Koning’s Concern Started Early

AAPG member Tako Koning spends about half of his time as an adviser for Tullow Oil Angola. The other half is devoted to helping the people of Angola in their struggle against malaria and the need for clean drinking water.

It’s not an easy battle. Despite the success that Angola has had as a major oil producer, many parts of the country still face destructive conditions brought on by malaria-carrying mosquitos and a lack of clean drinkable water.

But Koning is no stranger to helping others. Being involved with people on a humanitarian level beyond his duties as a geologist has long been a part of his life. Earlier efforts to help centered on satisfying people’s thirst for knowledge. As residential development manager for ChevronTexaco in Luanda, Angola, Koning organized an effort in 1997 to collect geology and petroleum-related books and journals to donate to African universities.

That effort stemmed from his experience lecturing on petroleum geology and economics at nearby universities, where he quickly noticed that libraries were severely lacking in books.

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AAPG member Tako Koning spends about half of his time as an adviser for Tullow Oil Angola. The other half is devoted to helping the people of Angola in their struggle against malaria and the need for clean drinking water.

It’s not an easy battle. Despite the success that Angola has had as a major oil producer, many parts of the country still face destructive conditions brought on by malaria-carrying mosquitos and a lack of clean drinkable water.

But Koning is no stranger to helping others. Being involved with people on a humanitarian level beyond his duties as a geologist has long been a part of his life. Earlier efforts to help centered on satisfying people’s thirst for knowledge. As residential development manager for ChevronTexaco in Luanda, Angola, Koning organized an effort in 1997 to collect geology and petroleum-related books and journals to donate to African universities.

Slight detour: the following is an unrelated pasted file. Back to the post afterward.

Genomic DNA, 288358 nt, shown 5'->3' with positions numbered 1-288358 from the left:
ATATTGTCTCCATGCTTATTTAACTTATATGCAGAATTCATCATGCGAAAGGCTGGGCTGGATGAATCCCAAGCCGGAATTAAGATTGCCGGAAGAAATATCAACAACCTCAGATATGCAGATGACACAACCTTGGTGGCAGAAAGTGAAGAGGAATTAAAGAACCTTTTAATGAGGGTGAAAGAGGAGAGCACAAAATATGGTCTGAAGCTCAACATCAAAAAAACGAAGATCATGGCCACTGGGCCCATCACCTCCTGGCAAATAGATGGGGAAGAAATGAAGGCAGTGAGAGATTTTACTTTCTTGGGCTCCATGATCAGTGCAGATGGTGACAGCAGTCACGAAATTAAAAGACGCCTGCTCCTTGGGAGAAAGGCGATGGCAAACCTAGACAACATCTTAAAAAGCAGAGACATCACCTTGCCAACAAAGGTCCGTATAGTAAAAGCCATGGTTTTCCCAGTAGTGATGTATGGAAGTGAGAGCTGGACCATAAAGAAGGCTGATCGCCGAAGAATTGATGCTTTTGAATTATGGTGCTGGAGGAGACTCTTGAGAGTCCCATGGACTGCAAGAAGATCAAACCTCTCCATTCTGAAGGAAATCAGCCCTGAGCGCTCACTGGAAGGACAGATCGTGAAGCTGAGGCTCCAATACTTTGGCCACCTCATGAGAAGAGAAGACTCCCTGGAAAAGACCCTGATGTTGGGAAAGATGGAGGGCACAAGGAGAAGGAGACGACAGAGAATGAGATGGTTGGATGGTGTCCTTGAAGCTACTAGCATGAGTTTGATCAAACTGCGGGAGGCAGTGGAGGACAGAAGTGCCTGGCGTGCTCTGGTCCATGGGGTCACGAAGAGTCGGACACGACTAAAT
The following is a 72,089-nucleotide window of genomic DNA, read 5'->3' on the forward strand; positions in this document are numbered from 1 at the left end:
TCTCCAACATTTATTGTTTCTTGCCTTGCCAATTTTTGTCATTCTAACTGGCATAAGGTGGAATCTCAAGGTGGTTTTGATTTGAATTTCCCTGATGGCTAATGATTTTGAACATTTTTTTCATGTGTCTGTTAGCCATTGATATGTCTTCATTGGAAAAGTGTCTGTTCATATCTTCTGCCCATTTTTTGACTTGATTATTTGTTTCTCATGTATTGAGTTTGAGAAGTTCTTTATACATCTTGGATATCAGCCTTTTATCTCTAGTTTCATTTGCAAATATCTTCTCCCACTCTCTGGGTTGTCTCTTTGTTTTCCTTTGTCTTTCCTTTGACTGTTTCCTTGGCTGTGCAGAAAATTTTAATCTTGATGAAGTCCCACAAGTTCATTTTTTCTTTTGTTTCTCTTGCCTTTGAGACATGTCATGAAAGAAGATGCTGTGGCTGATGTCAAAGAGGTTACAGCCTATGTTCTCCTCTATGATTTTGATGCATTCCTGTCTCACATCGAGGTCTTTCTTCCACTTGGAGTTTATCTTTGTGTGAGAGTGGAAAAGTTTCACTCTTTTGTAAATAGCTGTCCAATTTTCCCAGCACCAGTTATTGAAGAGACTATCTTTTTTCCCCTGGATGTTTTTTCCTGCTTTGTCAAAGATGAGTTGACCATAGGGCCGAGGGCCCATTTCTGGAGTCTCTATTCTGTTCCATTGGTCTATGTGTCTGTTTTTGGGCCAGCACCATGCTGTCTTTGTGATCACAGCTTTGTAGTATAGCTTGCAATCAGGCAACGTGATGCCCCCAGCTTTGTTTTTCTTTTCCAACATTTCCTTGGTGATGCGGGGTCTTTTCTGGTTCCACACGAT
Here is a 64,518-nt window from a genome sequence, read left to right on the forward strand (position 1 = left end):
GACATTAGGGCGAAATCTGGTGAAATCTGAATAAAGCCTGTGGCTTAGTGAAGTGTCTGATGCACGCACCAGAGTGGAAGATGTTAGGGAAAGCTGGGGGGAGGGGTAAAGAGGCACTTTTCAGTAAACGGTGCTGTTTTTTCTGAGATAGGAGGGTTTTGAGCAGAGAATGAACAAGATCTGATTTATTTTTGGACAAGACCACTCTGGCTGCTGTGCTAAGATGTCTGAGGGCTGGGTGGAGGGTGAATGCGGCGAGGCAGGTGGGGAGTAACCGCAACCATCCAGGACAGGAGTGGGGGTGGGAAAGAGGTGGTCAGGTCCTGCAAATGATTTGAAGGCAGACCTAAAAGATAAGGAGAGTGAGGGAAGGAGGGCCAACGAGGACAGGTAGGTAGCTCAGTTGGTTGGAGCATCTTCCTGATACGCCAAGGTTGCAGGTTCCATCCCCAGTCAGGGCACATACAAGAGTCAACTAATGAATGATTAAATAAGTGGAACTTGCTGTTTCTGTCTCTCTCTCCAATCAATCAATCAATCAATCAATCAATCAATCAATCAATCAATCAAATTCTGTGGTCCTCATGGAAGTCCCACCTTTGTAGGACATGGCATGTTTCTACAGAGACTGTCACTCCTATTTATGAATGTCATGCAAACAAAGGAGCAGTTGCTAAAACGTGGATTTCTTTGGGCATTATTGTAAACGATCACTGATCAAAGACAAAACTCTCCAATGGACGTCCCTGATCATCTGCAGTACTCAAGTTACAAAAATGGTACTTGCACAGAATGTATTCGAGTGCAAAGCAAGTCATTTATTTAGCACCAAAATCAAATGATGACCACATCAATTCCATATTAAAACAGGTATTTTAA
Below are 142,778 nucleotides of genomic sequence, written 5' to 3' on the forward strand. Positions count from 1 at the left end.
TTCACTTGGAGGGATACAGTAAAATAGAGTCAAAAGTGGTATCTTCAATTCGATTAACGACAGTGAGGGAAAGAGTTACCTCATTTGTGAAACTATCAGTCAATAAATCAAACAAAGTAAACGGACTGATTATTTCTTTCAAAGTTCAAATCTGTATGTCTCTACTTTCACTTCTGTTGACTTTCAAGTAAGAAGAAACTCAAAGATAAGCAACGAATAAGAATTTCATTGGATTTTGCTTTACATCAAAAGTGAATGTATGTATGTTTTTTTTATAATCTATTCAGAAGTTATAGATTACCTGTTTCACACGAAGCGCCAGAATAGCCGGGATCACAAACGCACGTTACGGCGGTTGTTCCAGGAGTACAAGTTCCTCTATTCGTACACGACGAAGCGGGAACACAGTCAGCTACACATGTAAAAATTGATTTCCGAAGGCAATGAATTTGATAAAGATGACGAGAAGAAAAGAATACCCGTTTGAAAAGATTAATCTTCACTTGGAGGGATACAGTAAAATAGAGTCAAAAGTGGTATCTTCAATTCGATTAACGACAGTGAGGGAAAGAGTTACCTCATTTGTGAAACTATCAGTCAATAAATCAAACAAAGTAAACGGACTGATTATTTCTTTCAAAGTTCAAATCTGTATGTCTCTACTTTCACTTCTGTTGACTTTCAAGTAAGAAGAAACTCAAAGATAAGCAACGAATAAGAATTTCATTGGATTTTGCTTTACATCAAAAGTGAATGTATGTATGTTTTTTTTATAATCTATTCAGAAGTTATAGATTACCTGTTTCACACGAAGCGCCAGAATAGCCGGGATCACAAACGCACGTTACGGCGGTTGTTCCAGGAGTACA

That effort stemmed from his experience lecturing on petroleum geology and economics at nearby universities, where he quickly noticed that libraries were severely lacking in books.

Acting on his own, Koning decided to collect a few used books and journals from local Canadian geologists in Calgary (his base at the time) to take with him back to Africa.

“A few books” unexpectedly became a garage-full of books, and then a warehouse full of books, and finally a huge operation that provided tons of information for the African universities. His efforts also led to the creation of the AAPG Publication Pipeline effort, which continued his mission of providing used books and journals to international areas.

Today, his concern for others tackles more basic human needs: water and survival.

That has led to his involvement with two groups that are trying to make a difference in Angola – a role that Koning plays well.

Yme

Yme, a non-profit organization (www.yme.no), is a collection of geologists, civil engineers, architects, health workers and social anthropologists who want to help the poor through what the organization calls “the responsible use of science and technology.”

To do that, Yme is involved in the drilling of water wells in remote and parched areas of Angola. Specifically, Yme’s focus has been on its water and sanitation projects in the provinces of Cabinda and Uige.

All of the Yme workers are Angolan except Koning.

The company, which has a small office in the capital city of Luanda, says that it hopes to continue in Angola as a small but active humanitarian organization helping the Angolan people improve their lives after 30 years of civil war.

Mosquito Net Project

As writer Michael Specter wrote in the New Yorker Magazine, “If you put plain old bed nets around, and do it properly and spray them with insecticide, you can get rid of half the malaria deaths in Africa – and that’s at least a million a year.”

Angola’s Mosquito Net Project was founded by a Norwegian social worker, Toril Ostvedt, after discovering a lack of mosquito nets in people’s home. Since 2001, the volunteer project has raised almost $100,000, which is the equivalent of 12,000 nets (protection for almost 40,000 people).

Money is raised both inside Angola and through international and corporate fundraising. All nets are locally made and donated, with the cost of a net per family being $8.

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